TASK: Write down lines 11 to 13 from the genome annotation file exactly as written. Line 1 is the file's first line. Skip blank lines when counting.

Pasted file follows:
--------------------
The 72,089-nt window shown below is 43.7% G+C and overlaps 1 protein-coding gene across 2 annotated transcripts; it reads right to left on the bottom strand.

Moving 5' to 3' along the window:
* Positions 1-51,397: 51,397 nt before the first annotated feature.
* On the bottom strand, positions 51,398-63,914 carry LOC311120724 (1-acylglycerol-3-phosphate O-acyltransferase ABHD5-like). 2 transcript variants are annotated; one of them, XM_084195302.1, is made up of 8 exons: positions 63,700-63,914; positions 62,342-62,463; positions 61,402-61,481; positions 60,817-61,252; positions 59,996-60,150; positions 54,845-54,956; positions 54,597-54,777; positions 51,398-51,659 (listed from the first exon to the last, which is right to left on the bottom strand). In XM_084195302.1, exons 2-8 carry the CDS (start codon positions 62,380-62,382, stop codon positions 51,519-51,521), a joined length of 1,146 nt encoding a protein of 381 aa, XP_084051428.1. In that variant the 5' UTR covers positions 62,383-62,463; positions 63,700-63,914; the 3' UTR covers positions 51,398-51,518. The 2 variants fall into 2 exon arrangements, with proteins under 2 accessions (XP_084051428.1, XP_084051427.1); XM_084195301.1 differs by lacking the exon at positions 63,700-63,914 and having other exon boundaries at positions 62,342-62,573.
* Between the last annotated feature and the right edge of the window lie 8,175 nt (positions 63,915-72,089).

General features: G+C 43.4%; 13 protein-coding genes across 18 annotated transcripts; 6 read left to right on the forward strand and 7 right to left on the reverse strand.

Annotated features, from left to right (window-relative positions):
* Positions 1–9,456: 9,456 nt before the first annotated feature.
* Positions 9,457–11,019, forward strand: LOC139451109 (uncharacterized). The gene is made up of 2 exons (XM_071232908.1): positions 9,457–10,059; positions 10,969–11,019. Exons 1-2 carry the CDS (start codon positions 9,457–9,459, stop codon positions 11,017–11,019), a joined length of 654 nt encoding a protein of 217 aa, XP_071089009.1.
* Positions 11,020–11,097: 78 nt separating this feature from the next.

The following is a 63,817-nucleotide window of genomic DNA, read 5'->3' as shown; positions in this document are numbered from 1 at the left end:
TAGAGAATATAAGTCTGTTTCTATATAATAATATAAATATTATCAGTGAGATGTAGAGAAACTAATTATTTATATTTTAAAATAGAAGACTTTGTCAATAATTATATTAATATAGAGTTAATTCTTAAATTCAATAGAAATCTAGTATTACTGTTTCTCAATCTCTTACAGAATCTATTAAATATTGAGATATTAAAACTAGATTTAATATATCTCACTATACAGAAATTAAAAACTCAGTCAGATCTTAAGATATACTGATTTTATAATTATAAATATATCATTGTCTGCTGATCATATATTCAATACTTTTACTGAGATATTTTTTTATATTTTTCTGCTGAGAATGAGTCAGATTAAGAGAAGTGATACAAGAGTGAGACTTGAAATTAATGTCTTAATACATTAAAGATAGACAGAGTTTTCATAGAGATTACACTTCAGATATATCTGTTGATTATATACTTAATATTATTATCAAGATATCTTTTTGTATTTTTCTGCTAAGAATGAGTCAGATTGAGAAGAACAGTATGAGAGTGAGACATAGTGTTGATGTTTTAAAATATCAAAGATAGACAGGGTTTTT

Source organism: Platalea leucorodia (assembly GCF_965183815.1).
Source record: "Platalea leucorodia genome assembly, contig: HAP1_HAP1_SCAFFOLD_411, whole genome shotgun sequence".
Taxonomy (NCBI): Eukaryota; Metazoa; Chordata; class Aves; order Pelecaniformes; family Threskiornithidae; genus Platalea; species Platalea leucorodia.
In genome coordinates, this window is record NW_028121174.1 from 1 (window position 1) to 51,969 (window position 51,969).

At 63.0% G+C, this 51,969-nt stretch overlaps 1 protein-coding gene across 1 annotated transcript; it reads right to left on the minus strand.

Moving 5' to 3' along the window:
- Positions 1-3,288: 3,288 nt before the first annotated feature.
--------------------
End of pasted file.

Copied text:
The following is a 63,817-nucleotide window of genomic DNA, read 5'->3' as shown; positions in this document are numbered from 1 at the left end:
TAGAGAATATAAGTCTGTTTCTATATAATAATATAAATATTATCAGTGAGATGTAGAGAAACTAATTATTTATATTTTAAAATAGAAGACTTTGTCAATAATTATATTAATATAGAGTTAATTCTTAAATTCAATAGAAATCTAGTATTACTGTTTCTCAATCTCTTACAGAATCTATTAAATATTGAGATATTAAAACTAGATTTAATATATCTCACTATACAGAAATTAAAAACTCAGTCAGATCTTAAGATATACTGATTTTATAATTATAAATATATCATTGTCTGCTGATCATATATTCAATACTTTTACTGAGATATTTTTTTATATTTTTCTGCTGAGAATGAGTCAGATTAAGAGAAGTGATACAAGAGTGAGACTTGAAATTAATGTCTTAATACATTAAAGATAGACAGAGTTTTCATAGAGATTACACTTCAGATATATCTGTTGATTATATACTTAATATTATTATCAAGATATCTTTTTGTATTTTTCTGCTAAGAATGAGTCAGATTGAGAAGAACAGTATGAGAGTGAGACATAGTGTTGATGTTTTAAAATATCAAAGATAGACAGGGTTTTT

Source organism: Platalea leucorodia (assembly GCF_965183815.1).